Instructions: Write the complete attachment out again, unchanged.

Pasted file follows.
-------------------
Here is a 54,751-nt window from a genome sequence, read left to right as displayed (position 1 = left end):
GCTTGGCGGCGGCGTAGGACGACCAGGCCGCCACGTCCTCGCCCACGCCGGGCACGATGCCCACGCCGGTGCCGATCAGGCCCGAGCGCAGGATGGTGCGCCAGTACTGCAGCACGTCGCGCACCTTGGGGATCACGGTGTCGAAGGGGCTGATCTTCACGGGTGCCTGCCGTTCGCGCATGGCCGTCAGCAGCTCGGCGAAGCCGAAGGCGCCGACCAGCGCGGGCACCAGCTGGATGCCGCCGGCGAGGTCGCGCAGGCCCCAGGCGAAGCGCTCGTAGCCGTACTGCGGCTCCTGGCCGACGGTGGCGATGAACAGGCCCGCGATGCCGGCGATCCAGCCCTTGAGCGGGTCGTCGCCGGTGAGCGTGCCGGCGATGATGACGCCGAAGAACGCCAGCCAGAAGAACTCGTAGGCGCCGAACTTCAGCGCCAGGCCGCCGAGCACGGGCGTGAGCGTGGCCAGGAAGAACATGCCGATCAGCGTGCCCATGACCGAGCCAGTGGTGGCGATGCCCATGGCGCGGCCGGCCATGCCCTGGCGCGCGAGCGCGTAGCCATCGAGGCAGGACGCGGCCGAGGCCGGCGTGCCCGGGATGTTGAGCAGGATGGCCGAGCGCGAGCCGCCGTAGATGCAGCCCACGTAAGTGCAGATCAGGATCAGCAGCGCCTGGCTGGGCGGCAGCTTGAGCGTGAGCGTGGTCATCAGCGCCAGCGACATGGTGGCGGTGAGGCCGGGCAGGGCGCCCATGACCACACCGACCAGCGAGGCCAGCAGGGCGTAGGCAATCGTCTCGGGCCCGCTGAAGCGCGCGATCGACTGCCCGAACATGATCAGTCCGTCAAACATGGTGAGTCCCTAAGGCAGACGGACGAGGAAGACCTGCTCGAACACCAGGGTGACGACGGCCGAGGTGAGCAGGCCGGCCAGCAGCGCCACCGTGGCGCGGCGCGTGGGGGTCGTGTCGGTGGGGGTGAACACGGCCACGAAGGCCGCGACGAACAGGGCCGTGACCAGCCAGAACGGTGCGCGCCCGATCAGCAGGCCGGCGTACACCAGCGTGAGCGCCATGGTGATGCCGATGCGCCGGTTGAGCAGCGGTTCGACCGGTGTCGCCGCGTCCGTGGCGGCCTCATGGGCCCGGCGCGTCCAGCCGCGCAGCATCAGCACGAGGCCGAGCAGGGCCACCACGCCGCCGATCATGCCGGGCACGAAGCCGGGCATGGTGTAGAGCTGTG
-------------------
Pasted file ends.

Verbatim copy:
Here is a 54,751-nt window from a genome sequence, read left to right as displayed (position 1 = left end):
GCTTGGCGGCGGCGTAGGACGACCAGGCCGCCACGTCCTCGCCCACGCCGGGCACGATGCCCACGCCGGTGCCGATCAGGCCCGAGCGCAGGATGGTGCGCCAGTACTGCAGCACGTCGCGCACCTTGGGGATCACGGTGTCGAAGGGGCTGATCTTCACGGGTGCCTGCCGTTCGCGCATGGCCGTCAGCAGCTCGGCGAAGCCGAAGGCGCCGACCAGCGCGGGCACCAGCTGGATGCCGCCGGCGAGGTCGCGCAGGCCCCAGGCGAAGCGCTCGTAGCCGTACTGCGGCTCCTGGCCGACGGTGGCGATGAACAGGCCCGCGATGCCGGCGATCCAGCCCTTGAGCGGGTCGTCGCCGGTGAGCGTGCCGGCGATGATGACGCCGAAGAACGCCAGCCAGAAGAACTCGTAGGCGCCGAACTTCAGCGCCAGGCCGCCGAGCACGGGCGTGAGCGTGGCCAGGAAGAACATGCCGATCAGCGTGCCCATGACCGAGCCAGTGGTGGCGATGCCCATGGCGCGGCCGGCCATGCCCTGGCGCGCGAGCGCGTAGCCATCGAGGCAGGACGCGGCCGAGGCCGGCGTGCCCGGGATGTTGAGCAGGATGGCCGAGCGCGAGCCGCCGTAGATGCAGCCCACGTAAGTGCAGATCAGGATCAGCAGCGCCTGGCTGGGCGGCAGCTTGAGCGTGAGCGTGGTCATCAGCGCCAGCGACATGGTGGCGGTGAGGCCGGGCAGGGCGCCCATGACCACACCGACCAGCGAGGCCAGCAGGGCGTAGGCAATCGTCTCGGGCCCGCTGAAGCGCGCGATCGACTGCCCGAACATGATCAGTCCGTCAAACATGGTGAGTCCCTAAGGCAGACGGACGAGGAAGACCTGCTCGAACACCAGGGTGACGACGGCCGAGGTGAGCAGGCCGGCCAGCAGCGCCACCGTGGCGCGGCGCGTGGGGGTCGTGTCGGTGGGGGTGAACACGGCCACGAAGGCCGCGACGAACAGGGCCGTGACCAGCCAGAACGGTGCGCGCCCGATCAGCAGGCCGGCGTACACCAGCGTGAGCGCCATGGTGATGCCGATGCGCCGGTTGAGCAGCGGTTCGACCGGTGTCGCCGCGTCCGTGGCGGCCTCATGGGCCCGGCGCGTCCAGCCGCGCAGCATCAGCACGAGGCCGAGCAGGGCCACCACGCCGCCGATCATGCCGGGCACGAAGCCGGGCATGGTGTAGAGCTGTG